Mr. ALFRED SPEARMAN (Red Deer):
I crave the indulgence of the House for about five minutes while I make a few comments
upon the method in which this resolution has been presented and upon some of the arguments by which it has been supported. As I understand this question, it is a matter in which the twin sisters, or the two provinces of British Columbia and Alberta, are vitally interested, and so far the two governments | have been working in partnership in order, if possible, to have the differential rates under the mountain scale removed, believing it would be for the benefit of both parties in that partnership, to enable those two provinces, and also the province a little further east, to trade together on the same terms on which the other provinces of the Dominion are permitted to trade. We believe it would be for the advantage of the province of British Columbia and the province of Alberta, and we believe also that the removal of that differential would enable the Alberta men to take advantage of their proximity to the sea, and on that ground I and the other Alberta members, and, indeed, I think most of the Progressives in this House, would be solidly behind any bona fide attempt to have this differential removed, whether it is accomplished in this House or outside of it.
But I must confess. Sir, that I somewhat resent the manner in which this matter has been presented to the House at this time. I believe as I said, that this is a matter of partnership between the two provinces, and yet what do we find in the presentation of the case this afternoon and evening? I am not reflecting on the sincerity of the hon. member (Mr. Clark) who introduced the motion, but we find on the part of many hon. members who supported the motion simply a camouflage attack on the Crowsnest pass agreement. That is all it is, and all it is intended for, to my mind, on the part of many hon. members. I think I can say that, and at the same time be absolutely fair in saying it, by simply referring to what was said by the right hon. leader of the Opposition (Mr. Meighen) and concurred in, as far as I could see, by the party who sit behind him, when he made the offer to the Prime Minister regardless of the other party to this agreement, regardless of the rights of Alberta, that if this government would cancel the Crowsnest pass agreement which it put in force last year, which meant more to Alberta than to any other province of Canada, he and his party would be willing to withdraw their resolution. Is that fair play? Or does it savour more of treachery to the other partner? I and others in this branch of parliament resent the attitude that has been taken, and the camouflage attack that has been made upon what we consider to be one of the charters under which we can work the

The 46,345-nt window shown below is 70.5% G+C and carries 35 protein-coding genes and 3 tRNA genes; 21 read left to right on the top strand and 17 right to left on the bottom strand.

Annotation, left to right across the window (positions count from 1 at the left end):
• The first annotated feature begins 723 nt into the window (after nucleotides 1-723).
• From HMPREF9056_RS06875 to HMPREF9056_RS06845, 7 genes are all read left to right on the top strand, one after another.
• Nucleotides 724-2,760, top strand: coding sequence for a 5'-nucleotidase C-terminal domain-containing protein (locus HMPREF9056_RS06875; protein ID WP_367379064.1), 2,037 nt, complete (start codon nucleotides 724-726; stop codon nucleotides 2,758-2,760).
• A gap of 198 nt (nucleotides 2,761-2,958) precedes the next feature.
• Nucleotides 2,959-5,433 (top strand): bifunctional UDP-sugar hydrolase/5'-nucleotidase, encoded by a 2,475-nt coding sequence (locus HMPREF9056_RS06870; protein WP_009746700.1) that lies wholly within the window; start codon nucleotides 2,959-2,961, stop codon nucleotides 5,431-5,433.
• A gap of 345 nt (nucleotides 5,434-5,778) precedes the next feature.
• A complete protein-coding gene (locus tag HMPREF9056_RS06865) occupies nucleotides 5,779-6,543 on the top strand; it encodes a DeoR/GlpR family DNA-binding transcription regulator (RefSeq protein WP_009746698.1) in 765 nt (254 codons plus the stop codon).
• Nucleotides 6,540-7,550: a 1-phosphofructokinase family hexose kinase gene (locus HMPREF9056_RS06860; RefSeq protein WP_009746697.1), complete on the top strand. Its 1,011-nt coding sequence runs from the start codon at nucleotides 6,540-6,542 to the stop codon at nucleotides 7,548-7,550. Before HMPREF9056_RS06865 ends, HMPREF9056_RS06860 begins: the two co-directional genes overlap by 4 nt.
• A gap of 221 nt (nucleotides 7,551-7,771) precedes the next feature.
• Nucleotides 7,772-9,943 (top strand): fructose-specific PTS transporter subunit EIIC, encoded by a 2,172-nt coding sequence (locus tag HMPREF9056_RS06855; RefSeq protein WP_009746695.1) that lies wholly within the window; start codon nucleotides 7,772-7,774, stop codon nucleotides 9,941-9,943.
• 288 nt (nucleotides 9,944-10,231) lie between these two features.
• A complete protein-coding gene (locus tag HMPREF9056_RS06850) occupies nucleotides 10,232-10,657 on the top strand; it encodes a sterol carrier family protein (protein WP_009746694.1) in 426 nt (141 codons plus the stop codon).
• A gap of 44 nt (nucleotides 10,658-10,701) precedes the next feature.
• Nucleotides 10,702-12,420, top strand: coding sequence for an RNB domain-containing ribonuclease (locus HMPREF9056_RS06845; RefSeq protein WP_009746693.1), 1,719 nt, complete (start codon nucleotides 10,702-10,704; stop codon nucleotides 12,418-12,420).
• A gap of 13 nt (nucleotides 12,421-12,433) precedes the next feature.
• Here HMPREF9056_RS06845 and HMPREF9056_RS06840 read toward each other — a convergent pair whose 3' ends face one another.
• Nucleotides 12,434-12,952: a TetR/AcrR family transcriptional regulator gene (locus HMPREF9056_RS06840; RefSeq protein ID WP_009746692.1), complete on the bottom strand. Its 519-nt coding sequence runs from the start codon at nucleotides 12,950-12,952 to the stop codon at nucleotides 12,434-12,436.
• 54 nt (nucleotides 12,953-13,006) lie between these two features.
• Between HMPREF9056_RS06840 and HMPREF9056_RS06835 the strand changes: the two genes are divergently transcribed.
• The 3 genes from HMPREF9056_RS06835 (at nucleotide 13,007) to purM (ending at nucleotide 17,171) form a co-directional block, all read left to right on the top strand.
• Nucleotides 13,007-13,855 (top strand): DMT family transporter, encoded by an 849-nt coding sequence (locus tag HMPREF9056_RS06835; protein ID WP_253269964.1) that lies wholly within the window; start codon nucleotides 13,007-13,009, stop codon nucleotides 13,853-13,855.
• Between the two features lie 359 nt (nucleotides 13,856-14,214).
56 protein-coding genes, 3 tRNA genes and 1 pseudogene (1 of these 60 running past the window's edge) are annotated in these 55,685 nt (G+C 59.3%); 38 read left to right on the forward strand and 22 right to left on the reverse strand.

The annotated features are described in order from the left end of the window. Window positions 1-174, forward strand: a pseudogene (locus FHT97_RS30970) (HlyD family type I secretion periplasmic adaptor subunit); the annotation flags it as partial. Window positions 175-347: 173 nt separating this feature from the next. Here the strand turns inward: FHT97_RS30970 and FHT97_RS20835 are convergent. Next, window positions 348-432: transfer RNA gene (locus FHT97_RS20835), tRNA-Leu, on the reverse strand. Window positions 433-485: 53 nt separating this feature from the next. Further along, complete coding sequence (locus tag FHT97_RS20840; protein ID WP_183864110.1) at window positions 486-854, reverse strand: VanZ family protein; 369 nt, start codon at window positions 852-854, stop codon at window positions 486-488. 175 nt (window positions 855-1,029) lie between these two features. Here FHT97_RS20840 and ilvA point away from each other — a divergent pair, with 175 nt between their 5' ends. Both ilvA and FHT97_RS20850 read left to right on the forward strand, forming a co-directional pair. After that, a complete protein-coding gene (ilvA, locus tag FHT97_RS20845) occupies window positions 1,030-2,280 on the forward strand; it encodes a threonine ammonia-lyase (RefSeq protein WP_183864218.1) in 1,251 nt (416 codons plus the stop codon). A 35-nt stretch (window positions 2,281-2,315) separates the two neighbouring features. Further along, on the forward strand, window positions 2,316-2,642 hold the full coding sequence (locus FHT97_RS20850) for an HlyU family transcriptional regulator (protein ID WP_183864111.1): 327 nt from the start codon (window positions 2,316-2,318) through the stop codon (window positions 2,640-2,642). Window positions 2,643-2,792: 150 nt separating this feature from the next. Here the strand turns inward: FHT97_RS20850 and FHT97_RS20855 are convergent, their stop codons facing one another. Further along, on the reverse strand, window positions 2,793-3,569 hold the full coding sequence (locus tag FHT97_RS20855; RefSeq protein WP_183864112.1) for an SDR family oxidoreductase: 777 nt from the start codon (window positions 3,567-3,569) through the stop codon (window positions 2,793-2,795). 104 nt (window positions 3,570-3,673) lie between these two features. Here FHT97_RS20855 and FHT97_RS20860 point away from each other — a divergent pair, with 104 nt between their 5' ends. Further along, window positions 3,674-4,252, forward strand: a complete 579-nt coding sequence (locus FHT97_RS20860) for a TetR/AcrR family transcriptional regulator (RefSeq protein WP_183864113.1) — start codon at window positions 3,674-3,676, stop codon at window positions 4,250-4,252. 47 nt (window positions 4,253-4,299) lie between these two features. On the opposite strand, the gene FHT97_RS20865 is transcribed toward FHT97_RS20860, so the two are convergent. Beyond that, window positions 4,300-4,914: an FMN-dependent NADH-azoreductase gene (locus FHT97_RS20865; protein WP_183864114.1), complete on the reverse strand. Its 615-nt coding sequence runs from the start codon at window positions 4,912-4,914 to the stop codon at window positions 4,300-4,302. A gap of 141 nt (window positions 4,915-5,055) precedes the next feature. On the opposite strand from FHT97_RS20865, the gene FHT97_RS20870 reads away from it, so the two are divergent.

charter of our liberty I was going to say, but, at least, one of the safeguards of our possible success.